AWS has ambitious plans to expand into new markets, including logistics and healthcare. But this approach has weaknesses that could allow rivals such as Microsoft and Google to win market share. One concern is data privacy; The Wall Street Journal reported on one example in which a breach of Capital One’s data led to 100 million records stolen from Amazon’s cloud.

And while AWS sometimes seems ubiquitous, there are times when companies push back against its use. A good example is the highly competitive market of retail, where some of Amazon’s rivals — including Walmart, Kroger, Gap, and Target — all chose Microsoft over Amazon for their cloud needs. Walmart noted in 2017 that it would prefer not to use a competitor’s platform because of concerns about privacy in handling the company’s most sensitive data. Amazon’s rivals also avoid AWS because it is an integral part of Amazon’s operating income, and contributing to it would feed Amazon’s growth.

AWS may also face some challenges when it comes to specialization — large companies may prefer a partner with specific experience. For example, while the two companies are technologically equivalent, Volkswagen chose to build on Microsoft’s cloud rather than Amazon’s because of the former’s track record as a software-based company. Businesses aren’t just looking for the best services — they want to see alignment with a strategic vision. 

Who will dominate in the 2020s?

Company

Cloud Market Share (Q3 2019)

Amazon

33%

Microsoft

16% 

Google

8%

Alibaba

5%

Rest of Global Market

38%

Source: Synergy Research Group

As of the third quarter of 2019, Amazon had the lead in market share. But the recent adoption by the Department of Defense (DOD) of an enterprise-wide  cloud service aimed at modernizing its digital environment is a prime example of where Microsoft could dominate.

The DOD’s goal was to award the contract for the Joint Enterprise Defense Infrastructure (JEDI) cloud acquisition program to a single company. After reviewing competing proposals from Amazon, Microsoft, IBM (NYSE: IBM), and Oracle (NYSE: ORCL), the DOD chose Microsoft and Amazon as finalists. In October, it was announced that Microsoft had been awarded the JEDI contract — and up to $10 billion over the next 10 years. Amazon challenged the decision, and as of Feb. 13, all work related to the contract has been halted until the legal issues are resolved.

The ultimate resolution of the JEDI contract has the potential to change the landscape between Amazon and Microsoft. The former generated $35.1 billion in cloud revenue for 2019, while the latter generated $38.1 billion. The JEDI contract could mean $1 billion a year for the ultimate winner. If Microsoft is the victor, it would be poised to expand its global presence through the pairing of cloud services with artificial intelligence or machine learning. This could increase revenue and potentially expand its market share, perhaps even putting the company ahead of Amazon on revenue.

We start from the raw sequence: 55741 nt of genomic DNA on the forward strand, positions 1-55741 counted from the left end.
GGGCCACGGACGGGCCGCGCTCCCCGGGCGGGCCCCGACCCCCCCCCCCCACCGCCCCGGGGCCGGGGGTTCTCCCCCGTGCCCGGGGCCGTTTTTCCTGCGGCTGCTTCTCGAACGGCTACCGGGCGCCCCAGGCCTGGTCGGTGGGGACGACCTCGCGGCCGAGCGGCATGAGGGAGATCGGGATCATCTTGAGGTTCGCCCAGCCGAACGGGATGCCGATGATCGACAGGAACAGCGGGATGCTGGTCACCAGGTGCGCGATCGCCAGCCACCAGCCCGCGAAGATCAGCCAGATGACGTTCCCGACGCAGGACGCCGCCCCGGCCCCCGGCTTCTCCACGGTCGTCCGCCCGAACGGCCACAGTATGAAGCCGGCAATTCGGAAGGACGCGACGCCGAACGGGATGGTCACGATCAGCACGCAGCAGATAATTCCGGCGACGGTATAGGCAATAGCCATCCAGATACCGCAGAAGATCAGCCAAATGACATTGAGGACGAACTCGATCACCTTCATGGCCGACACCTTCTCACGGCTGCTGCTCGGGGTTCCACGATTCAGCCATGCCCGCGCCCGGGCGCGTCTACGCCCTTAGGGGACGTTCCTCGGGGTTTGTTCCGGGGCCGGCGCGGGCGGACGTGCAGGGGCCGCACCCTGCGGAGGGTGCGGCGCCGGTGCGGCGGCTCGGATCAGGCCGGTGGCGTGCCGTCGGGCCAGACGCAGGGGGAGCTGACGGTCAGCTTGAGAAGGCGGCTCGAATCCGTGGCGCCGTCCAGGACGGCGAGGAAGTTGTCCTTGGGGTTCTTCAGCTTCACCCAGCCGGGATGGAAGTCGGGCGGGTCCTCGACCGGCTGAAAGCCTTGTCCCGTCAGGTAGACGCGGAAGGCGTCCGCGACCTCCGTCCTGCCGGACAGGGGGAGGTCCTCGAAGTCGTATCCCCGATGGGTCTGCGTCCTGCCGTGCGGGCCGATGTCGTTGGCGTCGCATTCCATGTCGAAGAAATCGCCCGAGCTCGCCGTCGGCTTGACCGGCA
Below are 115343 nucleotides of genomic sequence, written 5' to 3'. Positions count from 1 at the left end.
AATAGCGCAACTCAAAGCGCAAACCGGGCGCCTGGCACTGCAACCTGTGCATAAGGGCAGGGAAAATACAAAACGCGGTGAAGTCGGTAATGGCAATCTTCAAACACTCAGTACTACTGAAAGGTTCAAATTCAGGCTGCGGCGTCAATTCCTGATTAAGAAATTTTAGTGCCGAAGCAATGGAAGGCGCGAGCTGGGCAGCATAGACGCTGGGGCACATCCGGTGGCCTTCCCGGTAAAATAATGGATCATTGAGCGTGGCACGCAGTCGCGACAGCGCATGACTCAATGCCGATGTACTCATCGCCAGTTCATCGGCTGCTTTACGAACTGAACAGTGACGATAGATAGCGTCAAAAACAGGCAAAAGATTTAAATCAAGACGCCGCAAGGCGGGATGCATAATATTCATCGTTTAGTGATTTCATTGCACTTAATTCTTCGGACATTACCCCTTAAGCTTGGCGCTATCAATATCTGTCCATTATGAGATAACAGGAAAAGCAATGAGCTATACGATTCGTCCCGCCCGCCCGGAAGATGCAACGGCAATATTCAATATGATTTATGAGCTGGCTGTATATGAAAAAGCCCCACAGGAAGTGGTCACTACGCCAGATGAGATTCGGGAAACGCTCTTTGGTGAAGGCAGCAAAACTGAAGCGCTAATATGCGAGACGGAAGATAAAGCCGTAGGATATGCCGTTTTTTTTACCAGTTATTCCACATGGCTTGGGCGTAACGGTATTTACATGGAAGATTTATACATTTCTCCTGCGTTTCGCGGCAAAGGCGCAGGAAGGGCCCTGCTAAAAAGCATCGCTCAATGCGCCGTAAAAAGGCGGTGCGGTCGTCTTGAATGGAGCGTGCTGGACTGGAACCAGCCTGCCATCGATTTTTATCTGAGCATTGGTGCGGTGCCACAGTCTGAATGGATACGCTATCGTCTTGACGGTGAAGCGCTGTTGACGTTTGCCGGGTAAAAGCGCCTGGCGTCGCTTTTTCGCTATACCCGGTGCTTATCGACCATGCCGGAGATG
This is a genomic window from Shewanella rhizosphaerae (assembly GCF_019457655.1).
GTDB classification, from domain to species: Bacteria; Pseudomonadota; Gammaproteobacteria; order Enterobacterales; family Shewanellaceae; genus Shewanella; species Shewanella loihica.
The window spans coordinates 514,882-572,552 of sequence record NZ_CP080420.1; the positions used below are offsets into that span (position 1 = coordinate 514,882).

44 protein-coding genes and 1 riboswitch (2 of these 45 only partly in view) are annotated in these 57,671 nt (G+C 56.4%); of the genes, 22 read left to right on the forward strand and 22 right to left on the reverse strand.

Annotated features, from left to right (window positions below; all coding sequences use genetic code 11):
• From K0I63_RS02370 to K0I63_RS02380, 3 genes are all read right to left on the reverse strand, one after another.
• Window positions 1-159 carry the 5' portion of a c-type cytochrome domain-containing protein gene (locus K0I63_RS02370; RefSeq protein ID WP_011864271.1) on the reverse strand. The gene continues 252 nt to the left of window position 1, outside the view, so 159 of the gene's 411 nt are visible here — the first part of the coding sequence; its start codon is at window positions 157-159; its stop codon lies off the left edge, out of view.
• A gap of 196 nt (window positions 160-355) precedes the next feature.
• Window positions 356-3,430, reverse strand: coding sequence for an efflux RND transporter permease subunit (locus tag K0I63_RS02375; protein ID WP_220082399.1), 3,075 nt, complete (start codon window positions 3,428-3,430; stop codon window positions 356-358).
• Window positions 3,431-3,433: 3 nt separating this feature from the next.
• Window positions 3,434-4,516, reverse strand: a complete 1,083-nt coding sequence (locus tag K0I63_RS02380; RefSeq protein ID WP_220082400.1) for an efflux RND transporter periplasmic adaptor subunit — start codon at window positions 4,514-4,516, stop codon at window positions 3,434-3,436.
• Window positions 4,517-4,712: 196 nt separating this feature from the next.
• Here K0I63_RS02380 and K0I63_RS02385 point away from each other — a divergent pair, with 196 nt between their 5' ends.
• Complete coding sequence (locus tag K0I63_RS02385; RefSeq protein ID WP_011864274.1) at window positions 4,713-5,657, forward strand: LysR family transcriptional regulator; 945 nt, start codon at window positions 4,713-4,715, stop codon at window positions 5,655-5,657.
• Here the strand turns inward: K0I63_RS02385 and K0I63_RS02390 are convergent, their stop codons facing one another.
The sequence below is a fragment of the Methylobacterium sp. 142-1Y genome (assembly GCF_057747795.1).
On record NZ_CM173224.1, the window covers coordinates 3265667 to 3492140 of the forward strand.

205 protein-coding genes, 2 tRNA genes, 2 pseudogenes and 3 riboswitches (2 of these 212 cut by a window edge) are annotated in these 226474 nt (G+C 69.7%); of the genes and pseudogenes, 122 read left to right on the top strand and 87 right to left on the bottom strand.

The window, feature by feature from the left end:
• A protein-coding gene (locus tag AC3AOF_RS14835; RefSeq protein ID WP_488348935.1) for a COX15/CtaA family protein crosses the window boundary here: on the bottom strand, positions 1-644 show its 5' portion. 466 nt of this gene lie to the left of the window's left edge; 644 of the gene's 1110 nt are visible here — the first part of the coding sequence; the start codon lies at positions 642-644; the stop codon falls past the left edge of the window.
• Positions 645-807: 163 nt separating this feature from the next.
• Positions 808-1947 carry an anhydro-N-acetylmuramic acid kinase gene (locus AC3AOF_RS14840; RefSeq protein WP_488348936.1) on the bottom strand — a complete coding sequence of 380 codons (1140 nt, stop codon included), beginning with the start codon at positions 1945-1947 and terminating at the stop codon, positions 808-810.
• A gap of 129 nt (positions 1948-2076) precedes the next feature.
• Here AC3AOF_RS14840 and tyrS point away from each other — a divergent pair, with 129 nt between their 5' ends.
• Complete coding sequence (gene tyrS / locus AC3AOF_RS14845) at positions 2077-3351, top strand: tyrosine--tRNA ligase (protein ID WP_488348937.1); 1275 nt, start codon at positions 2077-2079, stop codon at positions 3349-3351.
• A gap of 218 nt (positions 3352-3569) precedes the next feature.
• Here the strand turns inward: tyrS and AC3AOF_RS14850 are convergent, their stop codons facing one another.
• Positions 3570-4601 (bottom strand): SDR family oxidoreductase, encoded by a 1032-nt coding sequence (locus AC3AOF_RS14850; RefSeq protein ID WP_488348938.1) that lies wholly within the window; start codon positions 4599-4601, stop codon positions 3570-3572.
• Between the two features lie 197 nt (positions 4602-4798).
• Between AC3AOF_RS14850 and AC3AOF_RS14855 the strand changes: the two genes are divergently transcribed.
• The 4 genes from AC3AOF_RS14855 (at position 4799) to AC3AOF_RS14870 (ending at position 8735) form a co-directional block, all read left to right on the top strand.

What to watch going forward

Microsoft’s focus on the hybrid cloud, its approach to customers already using Microsoft products, and its more specialized offerings to businesses (such as artificial intelligence and machine learning) may give it a leg up on Amazon in the long run — and the JEDI contract could also be a huge win. A potential $1 billion per year from the 10-year JEDI contract could put Microsoft’s revenue at roughly $40 billion per year — or more — over time. 

Over the long term, investors should expect a highly competitive battle for market share between Microsoft and Amazon. Google may also end up pulling some market share from AWS, thanks to its focus on niche markets and its efforts to gain more enterprise customers through its training program. The resolution of the JEDI legal challenge will be important for investors to watch, as it could break the run of success in the cloud that AWS has had since it was first launched in 2006.

For tech investors focused on the cloud, Microsoft looks like a better buy for the longer term than Amazon or Google. It can take advantage of AWS’s weaknesses, and it seems well-positioned for growth thanks to its hybrid-cloud technology and the specialized products and services it offers along with its cloud offerings. 

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John Mackey, CEO of Whole Foods Market, an Amazon subsidiary, is a member of The Motley Fool’s board of directors. Suzanne Frey, an executive at Alphabet, is a member of The Motley Fool’s board of directors. Teresa Kersten, an employee of LinkedIn, a Microsoft subsidiary, is a member of The Motley Fool’s board of directors. Amar Khatri has no position in any of the stocks mentioned. The Motley Fool owns shares of and recommends Alphabet (A shares), Alphabet (C shares), Amazon, and Microsoft and recommends the following options: long January 2021 $85 calls on Microsoft and short January 2021 $115 calls on Microsoft. The Motley Fool has a disclosure policy.

The views and opinions expressed herein are the views and opinions of the author and do not necessarily reflect those of Nasdaq, Inc.